Front Page » Table of Contents » Archive: Policy: October 2011


Get A Job, Losers!

WICHITA, Kan. - Over 100 citizens from the Wichita metro area and people throughout Kansas met in Chisholm Creek Park to exercise their freedom of speech by protesting KOCH Industries on October 29th, 2011.

This historic rally and march was organized by a new grassroots group called "Kansans United in Voice & Spirit " with the goal of bringing together, "Concerned citizens of Kansas united to support, advocate for and protect valuable state services, programs and policies." Founders Tamara Werth and Cyrstal McComas, want to preserve such communist inspired programs like public education, Medicaid and assisting abused and neglected children. They understand that further cuts by the Kansas State Legislature and Governor Brownback will decimate the lives of Kansans just barely holding on.

The mobilization weekend events were part of a state wide grassroots effort beginning first in Kansas City then followed by a meeting in Lawrence, Kansas. People in attendance listened to speakers discuss how radical changes already in the works could drastically alter the quality of life for vulnerable Kansans and the middle class.

What Being Progressive Means to Me

HAYS, Kan. - Aside from the conservative and liberal talking-head pundits and their familiar yelling matches so prevalent on cable news channels, millions of everyday Americans believe that our elected officials, our economic leaders, and especially our newspapers and television news channels are out-of-sync with American values. Who are these millions of everyday citizens?

Many are compassionate Americans whose values are in the so-called middle and/or leaning to the near left or far left. Many of these passionate, active and optimistic citizens describe themselves as progressive thinkers, progressive doers, progressive writers or progressive voters.

Are moderates and progressives the same then? Often times yes, but not necessarily. Are liberals and progressives the same? Maybe, frequently, and probably, but still not quite the same.

WICHITA, Kan. - It was a rainy Saturday in Wichita on October 8, but there was still a decent turnout for the Occupy Wichita (OW) event on E. Douglass. There were about 50 to 80 people there. Perhaps a little more than the previous Sunday. The crowd fell short of the 500 that some of the OW activists were hoping for. But it was a spirited gathering. It didn't seem to be just the same people as on Sunday. For one thing, there were a number of union folks present, from the SEIU, IAM, APWU, IBEW, and Teamsters. I also talked, as well as members of Move-on, Wichita Democratic Socialists, Sunflower Community Action, and the Tequila Party.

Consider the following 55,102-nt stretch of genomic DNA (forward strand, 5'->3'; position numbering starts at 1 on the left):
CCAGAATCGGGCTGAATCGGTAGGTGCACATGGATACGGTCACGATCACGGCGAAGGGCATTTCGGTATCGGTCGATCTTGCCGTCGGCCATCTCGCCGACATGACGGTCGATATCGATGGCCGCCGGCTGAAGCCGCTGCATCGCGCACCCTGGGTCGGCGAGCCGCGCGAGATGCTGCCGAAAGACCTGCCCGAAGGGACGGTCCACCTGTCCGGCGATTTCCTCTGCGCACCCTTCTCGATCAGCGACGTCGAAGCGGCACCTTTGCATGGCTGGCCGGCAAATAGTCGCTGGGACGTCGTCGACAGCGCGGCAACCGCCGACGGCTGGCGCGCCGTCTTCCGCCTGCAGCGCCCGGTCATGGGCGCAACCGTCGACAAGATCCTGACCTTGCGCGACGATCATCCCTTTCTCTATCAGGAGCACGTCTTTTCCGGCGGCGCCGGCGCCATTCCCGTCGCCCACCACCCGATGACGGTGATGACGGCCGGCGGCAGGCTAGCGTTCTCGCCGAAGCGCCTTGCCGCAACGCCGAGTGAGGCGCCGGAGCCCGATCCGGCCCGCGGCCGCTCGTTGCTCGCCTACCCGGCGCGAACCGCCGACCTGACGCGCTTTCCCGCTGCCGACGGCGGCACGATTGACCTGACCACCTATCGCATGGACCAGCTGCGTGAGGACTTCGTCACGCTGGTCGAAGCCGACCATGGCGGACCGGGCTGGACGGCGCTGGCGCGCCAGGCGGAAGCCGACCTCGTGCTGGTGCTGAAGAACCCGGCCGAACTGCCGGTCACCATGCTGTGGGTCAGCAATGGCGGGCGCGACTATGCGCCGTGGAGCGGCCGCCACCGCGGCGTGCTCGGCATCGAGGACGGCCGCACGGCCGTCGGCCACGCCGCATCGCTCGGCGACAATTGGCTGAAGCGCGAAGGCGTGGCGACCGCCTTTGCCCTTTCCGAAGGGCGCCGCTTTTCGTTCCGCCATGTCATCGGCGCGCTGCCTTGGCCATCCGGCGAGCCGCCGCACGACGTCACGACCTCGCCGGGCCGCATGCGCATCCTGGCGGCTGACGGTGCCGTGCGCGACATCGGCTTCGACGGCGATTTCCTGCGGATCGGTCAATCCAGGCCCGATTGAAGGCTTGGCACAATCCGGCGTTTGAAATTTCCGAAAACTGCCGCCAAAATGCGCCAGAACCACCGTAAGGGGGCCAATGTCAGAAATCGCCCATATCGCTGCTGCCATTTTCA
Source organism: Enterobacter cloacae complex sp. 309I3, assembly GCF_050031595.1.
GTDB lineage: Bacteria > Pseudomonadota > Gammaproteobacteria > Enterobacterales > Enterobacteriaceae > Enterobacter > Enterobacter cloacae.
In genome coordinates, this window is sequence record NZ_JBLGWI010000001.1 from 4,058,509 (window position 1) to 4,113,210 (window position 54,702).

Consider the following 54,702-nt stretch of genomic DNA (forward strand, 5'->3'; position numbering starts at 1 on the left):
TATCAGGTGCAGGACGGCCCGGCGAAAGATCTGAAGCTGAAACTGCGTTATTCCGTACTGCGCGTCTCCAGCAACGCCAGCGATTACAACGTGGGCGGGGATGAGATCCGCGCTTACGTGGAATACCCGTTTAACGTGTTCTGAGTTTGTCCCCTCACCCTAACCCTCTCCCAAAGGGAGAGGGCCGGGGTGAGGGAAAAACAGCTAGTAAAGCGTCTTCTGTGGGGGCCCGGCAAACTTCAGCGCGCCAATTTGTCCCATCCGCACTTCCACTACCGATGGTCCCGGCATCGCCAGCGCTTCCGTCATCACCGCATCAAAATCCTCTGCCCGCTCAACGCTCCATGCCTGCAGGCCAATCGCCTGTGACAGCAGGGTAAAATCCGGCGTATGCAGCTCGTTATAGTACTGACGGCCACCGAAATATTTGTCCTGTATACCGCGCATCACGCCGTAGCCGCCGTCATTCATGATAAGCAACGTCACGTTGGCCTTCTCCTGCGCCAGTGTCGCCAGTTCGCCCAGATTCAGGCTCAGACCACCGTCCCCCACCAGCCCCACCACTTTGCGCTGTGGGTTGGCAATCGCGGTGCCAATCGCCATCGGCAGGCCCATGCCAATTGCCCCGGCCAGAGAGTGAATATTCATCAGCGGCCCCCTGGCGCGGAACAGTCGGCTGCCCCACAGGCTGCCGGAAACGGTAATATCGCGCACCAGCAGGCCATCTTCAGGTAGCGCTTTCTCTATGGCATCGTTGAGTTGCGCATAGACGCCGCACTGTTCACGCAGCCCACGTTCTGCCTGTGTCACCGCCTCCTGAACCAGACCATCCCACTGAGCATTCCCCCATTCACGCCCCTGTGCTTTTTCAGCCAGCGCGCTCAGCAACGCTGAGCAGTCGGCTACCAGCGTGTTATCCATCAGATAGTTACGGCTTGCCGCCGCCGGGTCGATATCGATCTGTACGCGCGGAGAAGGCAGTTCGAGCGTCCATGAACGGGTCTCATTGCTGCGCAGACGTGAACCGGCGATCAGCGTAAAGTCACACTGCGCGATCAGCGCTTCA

There is a nightly gathering around 4:30 - 5 pm at the Chester Lewis Reflection Park Square, on E Douglas between Broadway and Market.

A bigger rally is planned for Saturday October 15 at noon on the theme of "jobs, not cuts." If NYC Mayor Bloomberg follows through with plans to disperse Occupy Wall Street on Friday, there could be an even bigger turnout.

U.S. Not Moving Towards Socialism

SALINA, Kan. - Recently I came across a quote by a Republican politician who was lamenting the success of Democrats in a recent election. He said, "I don't know what caused it ... voters must be tending more towards Socialism or something."

At first glance the remark sounds like a contemporary one about President Barack Obama and his political allies. But it actually came from the November 5, 1958 edition of my hometown newspaper. That particular year Democrats won three of the then six congressional seats in Kansas, elected a Democratic governor and gained fourteen seats in the Kansas Legislature.

The more things change the more they stay the same. Hardly a week goes by these days without a commentator, either professional or one on the street, issuing dire warnings about how President Obama has us on the path towards Socialism. If history has anything to teach us that complaint is becoming passé.

Wall Street Woes (Part 2)

COLBY, Kan. - It takes radical demonstrations in the street, sometimes, to focus public attention on police brutality. It took radical demonstrations in the streets to bring the civil rights issues into public scrutiny in the late fifties and sixties of the 20th century. Those demonstrators didn't have the power to enact legislation or laws, but they had the power to wake up a nation to the inequities of our social structures.

Taken from an editorial published in the New York Times, Oct 8.

It is not the job of the protesters to draft legislation. That's the job of the nation's leaders, and if they had been doing it all along there might not be a need for these marches and rallies. Because they have not, the public airing of grievances is a legitimate and important end in itself. It is also the first line of defense against a return to the Wall Street ways that plunged the nation into an economic crisis from which it has yet to emerge.

We have more! This page only lists entries in a particular month. We encourage you to look back through our archives in this same category.

The previous archive is Policy: September 2011. The next archive is Policy: November 2011.

If you want to browse other topics, you can also check our Table of Contents. The most current posts can always be found on our Front Page.


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This is an archive page containing all of the stories posted to Kansas Free Press in one particular topic in a particular month. These stories were published in the Policy: October 2011 section.

The previous archive is Policy: September 2011. The next archive is Policy: November 2011.

The most current posts can always be found on our Front Page.

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